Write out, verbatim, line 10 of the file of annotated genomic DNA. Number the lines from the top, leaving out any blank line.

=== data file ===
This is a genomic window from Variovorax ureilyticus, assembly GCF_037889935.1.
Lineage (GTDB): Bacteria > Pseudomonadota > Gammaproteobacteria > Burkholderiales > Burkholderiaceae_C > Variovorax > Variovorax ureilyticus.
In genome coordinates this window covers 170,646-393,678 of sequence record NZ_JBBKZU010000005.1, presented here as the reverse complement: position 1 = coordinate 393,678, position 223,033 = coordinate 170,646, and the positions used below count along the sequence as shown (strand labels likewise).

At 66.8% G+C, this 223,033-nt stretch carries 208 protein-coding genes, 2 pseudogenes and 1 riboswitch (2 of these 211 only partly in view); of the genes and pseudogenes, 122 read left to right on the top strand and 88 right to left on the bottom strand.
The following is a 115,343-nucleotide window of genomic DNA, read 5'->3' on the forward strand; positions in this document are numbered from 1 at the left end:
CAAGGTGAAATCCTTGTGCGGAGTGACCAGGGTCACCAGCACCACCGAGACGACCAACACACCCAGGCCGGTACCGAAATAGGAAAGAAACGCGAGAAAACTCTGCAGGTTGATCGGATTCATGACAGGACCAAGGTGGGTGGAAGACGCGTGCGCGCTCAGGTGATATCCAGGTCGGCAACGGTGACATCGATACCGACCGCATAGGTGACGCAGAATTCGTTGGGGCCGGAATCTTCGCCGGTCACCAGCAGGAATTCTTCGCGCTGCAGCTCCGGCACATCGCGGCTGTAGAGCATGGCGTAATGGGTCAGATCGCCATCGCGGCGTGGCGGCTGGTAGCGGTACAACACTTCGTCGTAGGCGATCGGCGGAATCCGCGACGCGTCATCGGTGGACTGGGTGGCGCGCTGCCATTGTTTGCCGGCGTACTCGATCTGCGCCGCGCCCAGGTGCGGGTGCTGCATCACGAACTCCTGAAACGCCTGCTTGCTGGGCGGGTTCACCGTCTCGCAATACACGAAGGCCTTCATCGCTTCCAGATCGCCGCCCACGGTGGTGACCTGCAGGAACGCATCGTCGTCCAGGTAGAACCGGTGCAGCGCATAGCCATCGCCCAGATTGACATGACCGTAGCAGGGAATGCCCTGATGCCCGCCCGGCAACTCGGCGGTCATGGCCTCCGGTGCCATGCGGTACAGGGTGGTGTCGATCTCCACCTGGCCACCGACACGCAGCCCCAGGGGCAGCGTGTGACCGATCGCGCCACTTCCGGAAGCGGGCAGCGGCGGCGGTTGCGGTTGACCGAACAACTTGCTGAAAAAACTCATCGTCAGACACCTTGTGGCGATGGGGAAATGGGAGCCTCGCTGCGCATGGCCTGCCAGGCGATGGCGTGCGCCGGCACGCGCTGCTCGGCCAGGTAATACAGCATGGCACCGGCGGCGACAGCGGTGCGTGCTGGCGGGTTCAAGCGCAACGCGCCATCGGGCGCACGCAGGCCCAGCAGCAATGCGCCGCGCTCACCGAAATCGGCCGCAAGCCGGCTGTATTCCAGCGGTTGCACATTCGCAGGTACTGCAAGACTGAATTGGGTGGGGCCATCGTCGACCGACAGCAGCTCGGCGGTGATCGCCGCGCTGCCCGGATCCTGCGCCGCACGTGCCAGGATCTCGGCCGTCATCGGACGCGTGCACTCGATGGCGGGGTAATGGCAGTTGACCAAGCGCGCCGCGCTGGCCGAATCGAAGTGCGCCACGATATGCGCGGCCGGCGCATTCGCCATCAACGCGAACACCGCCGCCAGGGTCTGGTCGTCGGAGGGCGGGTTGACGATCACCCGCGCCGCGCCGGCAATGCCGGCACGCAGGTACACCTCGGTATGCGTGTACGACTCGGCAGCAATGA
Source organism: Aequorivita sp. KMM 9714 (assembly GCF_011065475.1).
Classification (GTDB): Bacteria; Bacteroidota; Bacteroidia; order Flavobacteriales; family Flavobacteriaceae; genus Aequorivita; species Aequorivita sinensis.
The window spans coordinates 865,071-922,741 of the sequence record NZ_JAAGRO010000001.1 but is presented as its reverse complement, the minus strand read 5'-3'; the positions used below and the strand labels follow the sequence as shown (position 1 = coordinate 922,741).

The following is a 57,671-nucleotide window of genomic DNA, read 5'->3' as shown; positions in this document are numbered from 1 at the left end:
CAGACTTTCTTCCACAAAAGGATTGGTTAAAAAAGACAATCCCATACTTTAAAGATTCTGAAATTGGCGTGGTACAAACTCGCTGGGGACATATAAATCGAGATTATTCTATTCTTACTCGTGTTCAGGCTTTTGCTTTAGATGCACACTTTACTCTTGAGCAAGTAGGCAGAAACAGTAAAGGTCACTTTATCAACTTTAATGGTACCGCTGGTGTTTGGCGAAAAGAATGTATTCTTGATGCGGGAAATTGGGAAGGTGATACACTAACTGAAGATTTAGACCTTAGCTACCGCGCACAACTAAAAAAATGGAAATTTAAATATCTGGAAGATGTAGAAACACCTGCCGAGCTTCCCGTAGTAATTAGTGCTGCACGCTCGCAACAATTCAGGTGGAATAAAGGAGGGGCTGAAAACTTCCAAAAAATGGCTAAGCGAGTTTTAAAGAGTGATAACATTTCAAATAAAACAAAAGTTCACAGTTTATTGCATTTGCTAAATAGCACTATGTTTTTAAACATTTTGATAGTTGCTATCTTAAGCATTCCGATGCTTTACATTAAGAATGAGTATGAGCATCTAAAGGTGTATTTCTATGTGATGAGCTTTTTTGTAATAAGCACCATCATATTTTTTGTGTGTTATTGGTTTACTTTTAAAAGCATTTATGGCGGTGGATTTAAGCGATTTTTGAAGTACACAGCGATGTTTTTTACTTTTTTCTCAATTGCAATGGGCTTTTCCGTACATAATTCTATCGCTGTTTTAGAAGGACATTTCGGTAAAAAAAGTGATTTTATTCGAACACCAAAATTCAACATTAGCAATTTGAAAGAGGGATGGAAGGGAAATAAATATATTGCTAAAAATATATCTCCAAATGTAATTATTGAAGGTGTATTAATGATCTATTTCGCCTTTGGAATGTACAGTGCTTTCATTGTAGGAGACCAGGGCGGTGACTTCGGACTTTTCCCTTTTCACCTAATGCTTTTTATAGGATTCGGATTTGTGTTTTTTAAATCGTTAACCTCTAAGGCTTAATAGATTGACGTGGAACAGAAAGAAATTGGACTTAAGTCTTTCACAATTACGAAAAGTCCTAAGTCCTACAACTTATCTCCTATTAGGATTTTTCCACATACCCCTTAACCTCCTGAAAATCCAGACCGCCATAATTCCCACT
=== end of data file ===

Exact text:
The following is a 57,671-nucleotide window of genomic DNA, read 5'->3' as shown; positions in this document are numbered from 1 at the left end: